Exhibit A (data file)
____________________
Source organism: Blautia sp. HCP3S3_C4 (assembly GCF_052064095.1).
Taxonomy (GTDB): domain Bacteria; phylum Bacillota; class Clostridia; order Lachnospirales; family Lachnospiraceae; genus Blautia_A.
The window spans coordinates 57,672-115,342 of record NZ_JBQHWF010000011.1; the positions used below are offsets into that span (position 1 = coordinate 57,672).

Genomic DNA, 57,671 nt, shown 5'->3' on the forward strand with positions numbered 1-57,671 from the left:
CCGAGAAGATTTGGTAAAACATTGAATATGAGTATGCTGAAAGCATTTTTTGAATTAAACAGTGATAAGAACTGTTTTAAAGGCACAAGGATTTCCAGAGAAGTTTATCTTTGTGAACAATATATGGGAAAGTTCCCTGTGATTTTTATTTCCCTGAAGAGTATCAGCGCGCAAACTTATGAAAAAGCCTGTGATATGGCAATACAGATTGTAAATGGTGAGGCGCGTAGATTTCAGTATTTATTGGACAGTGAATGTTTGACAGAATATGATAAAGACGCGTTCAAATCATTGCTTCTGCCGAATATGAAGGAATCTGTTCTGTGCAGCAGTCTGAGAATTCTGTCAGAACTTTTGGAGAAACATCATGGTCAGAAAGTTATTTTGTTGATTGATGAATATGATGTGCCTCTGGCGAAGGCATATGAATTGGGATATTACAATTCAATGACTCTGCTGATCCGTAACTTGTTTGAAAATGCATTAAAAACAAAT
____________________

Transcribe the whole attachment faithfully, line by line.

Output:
Source organism: Blautia sp. HCP3S3_C4 (assembly GCF_052064095.1).
Taxonomy (GTDB): domain Bacteria; phylum Bacillota; class Clostridia; order Lachnospirales; family Lachnospiraceae; genus Blautia_A.
The window spans coordinates 57,672-115,342 of record NZ_JBQHWF010000011.1; the positions used below are offsets into that span (position 1 = coordinate 57,672).

Genomic DNA, 57,671 nt, shown 5'->3' on the forward strand with positions numbered 1-57,671 from the left:
CCGAGAAGATTTGGTAAAACATTGAATATGAGTATGCTGAAAGCATTTTTTGAATTAAACAGTGATAAGAACTGTTTTAAAGGCACAAGGATTTCCAGAGAAGTTTATCTTTGTGAACAATATATGGGAAAGTTCCCTGTGATTTTTATTTCCCTGAAGAGTATCAGCGCGCAAACTTATGAAAAAGCCTGTGATATGGCAATACAGATTGTAAATGGTGAGGCGCGTAGATTTCAGTATTTATTGGACAGTGAATGTTTGACAGAATATGATAAAGACGCGTTCAAATCATTGCTTCTGCCGAATATGAAGGAATCTGTTCTGTGCAGCAGTCTGAGAATTCTGTCAGAACTTTTGGAGAAACATCATGGTCAGAAAGTTATTTTGTTGATTGATGAATATGATGTGCCTCTGGCGAAGGCATATGAATTGGGATATTACAATTCAATGACTCTGCTGATCCGTAACTTGTTTGAAAATGCATTAAAAACAAAT